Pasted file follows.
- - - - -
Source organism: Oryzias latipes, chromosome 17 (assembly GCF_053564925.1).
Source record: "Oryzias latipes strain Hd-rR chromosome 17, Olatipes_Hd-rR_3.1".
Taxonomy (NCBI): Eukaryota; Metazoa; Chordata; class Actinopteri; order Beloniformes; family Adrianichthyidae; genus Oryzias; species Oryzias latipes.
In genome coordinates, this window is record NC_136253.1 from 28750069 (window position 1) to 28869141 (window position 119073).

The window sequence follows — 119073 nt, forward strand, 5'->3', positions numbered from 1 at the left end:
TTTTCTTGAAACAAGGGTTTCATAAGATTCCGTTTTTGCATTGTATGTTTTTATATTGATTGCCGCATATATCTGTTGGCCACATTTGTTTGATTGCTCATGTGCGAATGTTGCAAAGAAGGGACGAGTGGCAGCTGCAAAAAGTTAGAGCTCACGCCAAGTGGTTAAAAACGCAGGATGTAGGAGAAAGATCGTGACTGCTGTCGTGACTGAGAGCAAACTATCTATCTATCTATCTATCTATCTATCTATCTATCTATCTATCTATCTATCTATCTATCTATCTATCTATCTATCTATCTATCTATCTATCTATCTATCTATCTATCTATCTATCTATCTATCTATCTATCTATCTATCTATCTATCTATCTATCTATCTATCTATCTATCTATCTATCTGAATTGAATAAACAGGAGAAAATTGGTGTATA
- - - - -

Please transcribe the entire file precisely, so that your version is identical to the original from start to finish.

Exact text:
Source organism: Oryzias latipes, chromosome 17 (assembly GCF_053564925.1).
Source record: "Oryzias latipes strain Hd-rR chromosome 17, Olatipes_Hd-rR_3.1".
Taxonomy (NCBI): Eukaryota; Metazoa; Chordata; class Actinopteri; order Beloniformes; family Adrianichthyidae; genus Oryzias; species Oryzias latipes.
In genome coordinates, this window is record NC_136253.1 from 28750069 (window position 1) to 28869141 (window position 119073).

The window sequence follows — 119073 nt, forward strand, 5'->3', positions numbered from 1 at the left end:
TTTTCTTGAAACAAGGGTTTCATAAGATTCCGTTTTTGCATTGTATGTTTTTATATTGATTGCCGCATATATCTGTTGGCCACATTTGTTTGATTGCTCATGTGCGAATGTTGCAAAGAAGGGACGAGTGGCAGCTGCAAAAAGTTAGAGCTCACGCCAAGTGGTTAAAAACGCAGGATGTAGGAGAAAGATCGTGACTGCTGTCGTGACTGAGAGCAAACTATCTATCTATCTATCTATCTATCTATCTATCTATCTATCTATCTATCTATCTATCTATCTATCTATCTATCTATCTATCTATCTATCTATCTATCTATCTATCTATCTATCTATCTATCTATCTATCTATCTATCTATCTATCTATCTATCTATCTATCTATCTATCTATCTATCTATCTGAATTGAATAAACAGGAGAAAATTGGTGTATA